After traveling for 35 years, the space probe appears to have traveled beyond the influence of the Sun and exited the heliosphere, the region of space dominated by the Sun and its wind of energetic particles, a study to be published in the journal Geophysical Research Letters indicates.
The edge of the heliosphere is considered the boundary between our solar system and the surrounding interstellar medium of gas and dust that pervades the Milky Way galaxy.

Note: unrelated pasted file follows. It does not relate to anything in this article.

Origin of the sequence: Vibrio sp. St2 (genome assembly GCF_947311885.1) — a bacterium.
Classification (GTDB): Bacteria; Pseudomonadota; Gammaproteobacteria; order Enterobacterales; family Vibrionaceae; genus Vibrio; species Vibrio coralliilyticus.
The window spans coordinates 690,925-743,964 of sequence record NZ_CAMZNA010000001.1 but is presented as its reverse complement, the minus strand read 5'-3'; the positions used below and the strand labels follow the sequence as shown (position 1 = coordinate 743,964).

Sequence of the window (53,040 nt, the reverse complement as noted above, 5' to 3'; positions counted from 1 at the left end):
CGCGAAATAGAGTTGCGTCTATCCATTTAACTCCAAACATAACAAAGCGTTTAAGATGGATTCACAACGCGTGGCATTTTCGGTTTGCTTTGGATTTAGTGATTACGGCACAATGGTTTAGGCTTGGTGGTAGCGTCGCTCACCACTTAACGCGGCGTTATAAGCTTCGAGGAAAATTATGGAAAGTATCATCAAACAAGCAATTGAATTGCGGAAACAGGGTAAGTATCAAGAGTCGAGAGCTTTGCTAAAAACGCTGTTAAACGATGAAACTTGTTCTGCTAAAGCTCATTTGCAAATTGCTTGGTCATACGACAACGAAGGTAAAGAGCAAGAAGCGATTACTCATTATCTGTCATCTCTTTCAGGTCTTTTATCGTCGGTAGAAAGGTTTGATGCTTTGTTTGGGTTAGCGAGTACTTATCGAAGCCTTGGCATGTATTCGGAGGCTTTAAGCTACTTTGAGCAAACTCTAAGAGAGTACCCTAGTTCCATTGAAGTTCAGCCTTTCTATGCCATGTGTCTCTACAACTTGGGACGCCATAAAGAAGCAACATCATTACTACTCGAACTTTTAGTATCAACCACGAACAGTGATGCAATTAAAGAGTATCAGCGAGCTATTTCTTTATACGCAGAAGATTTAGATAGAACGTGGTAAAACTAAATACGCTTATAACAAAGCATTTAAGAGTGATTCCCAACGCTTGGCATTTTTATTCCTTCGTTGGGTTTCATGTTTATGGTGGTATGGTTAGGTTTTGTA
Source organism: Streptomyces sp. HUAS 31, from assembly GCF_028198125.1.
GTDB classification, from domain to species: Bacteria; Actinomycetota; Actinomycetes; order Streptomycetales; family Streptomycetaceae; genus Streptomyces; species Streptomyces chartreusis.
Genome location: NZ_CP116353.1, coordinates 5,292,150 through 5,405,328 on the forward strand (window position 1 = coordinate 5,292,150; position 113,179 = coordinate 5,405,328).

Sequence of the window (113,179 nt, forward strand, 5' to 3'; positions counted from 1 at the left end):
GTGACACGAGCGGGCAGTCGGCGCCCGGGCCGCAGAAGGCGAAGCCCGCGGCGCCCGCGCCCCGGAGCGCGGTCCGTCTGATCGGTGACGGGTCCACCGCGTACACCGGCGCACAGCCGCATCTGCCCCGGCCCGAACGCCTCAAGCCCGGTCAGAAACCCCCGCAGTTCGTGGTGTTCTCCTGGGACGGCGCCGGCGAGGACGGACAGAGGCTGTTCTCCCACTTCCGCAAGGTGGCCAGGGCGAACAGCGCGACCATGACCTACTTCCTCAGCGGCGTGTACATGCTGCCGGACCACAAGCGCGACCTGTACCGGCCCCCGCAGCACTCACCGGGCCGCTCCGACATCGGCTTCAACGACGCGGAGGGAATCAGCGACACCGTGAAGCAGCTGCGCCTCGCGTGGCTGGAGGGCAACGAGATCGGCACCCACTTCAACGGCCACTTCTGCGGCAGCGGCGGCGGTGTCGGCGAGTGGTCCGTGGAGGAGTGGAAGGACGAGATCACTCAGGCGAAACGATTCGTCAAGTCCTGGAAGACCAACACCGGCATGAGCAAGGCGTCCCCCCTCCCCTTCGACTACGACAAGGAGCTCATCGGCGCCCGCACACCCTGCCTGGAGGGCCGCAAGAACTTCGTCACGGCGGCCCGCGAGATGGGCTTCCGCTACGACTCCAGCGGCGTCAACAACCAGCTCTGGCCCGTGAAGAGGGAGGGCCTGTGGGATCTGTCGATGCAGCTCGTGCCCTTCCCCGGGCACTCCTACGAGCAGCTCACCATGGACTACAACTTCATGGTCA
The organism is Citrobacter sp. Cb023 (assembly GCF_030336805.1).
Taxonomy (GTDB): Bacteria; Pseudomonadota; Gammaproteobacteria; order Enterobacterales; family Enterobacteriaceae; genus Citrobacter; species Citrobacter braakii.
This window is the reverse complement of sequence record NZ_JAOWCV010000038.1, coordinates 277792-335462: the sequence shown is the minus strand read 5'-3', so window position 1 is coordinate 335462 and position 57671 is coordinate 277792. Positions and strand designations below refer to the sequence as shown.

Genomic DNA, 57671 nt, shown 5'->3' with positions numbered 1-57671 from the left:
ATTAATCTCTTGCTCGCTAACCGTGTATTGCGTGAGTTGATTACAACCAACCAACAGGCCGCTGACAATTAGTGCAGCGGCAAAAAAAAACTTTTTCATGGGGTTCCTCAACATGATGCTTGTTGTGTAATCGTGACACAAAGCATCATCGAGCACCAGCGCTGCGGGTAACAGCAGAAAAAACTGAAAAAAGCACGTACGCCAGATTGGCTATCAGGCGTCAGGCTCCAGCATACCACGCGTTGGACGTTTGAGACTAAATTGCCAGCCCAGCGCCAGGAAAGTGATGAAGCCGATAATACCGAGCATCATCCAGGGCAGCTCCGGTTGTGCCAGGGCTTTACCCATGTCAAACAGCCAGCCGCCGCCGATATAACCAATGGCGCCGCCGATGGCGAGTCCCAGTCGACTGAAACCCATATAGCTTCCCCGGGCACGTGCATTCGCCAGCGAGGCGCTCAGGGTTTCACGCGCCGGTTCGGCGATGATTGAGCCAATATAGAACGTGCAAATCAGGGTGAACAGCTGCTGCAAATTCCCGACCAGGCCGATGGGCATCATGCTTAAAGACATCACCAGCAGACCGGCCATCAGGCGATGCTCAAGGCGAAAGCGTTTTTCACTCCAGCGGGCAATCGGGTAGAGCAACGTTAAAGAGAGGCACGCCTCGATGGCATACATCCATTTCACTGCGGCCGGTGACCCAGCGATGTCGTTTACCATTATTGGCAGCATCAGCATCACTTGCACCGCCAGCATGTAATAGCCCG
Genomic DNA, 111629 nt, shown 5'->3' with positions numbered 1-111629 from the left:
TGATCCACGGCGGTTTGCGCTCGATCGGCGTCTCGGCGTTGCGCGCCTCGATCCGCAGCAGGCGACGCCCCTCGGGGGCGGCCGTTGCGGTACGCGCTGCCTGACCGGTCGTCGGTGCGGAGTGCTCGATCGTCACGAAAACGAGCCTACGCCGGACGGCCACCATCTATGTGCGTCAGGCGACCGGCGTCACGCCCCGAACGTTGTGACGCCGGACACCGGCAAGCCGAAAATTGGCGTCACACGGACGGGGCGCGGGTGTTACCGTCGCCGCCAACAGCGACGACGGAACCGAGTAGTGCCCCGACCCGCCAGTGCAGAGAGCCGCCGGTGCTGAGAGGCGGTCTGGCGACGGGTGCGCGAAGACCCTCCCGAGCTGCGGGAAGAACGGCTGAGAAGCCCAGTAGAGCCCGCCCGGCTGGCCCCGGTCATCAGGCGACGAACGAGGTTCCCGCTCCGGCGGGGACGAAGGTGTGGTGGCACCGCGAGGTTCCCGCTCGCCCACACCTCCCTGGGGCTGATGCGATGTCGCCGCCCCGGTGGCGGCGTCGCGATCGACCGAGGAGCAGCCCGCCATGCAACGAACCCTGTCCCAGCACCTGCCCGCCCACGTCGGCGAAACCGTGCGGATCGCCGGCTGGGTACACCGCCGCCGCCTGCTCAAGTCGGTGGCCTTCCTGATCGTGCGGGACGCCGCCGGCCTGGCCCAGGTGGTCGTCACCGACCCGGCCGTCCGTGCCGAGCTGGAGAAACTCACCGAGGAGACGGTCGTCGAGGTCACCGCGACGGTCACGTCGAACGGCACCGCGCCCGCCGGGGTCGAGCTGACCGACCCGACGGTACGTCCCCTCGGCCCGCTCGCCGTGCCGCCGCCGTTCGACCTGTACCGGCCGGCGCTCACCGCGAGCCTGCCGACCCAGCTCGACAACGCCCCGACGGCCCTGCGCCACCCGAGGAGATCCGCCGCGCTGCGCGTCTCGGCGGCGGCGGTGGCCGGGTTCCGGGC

Researchers say Voyager has been detecting a decrease in a type of cosmic rays that remain trapped in the outer heliosphere, while a different type of "galactic" cosmic rays -- radiation from outside the solar system -- have dramatically increased.
"Within just a few days, the heliospheric intensity of trapped radiation decreased, and the cosmic ray intensity went up as you would expect if it exited the heliosphere," astronomer Bill Webber, at New Mexico State University in Las Cruces, said, calling the transition boundary the "heliocliff."
Voyage, still traveling after its initial goal of studying the outer planets Jupiter, Saturn, Uranus and Neptune, is now more than 11 billion miles from Earth.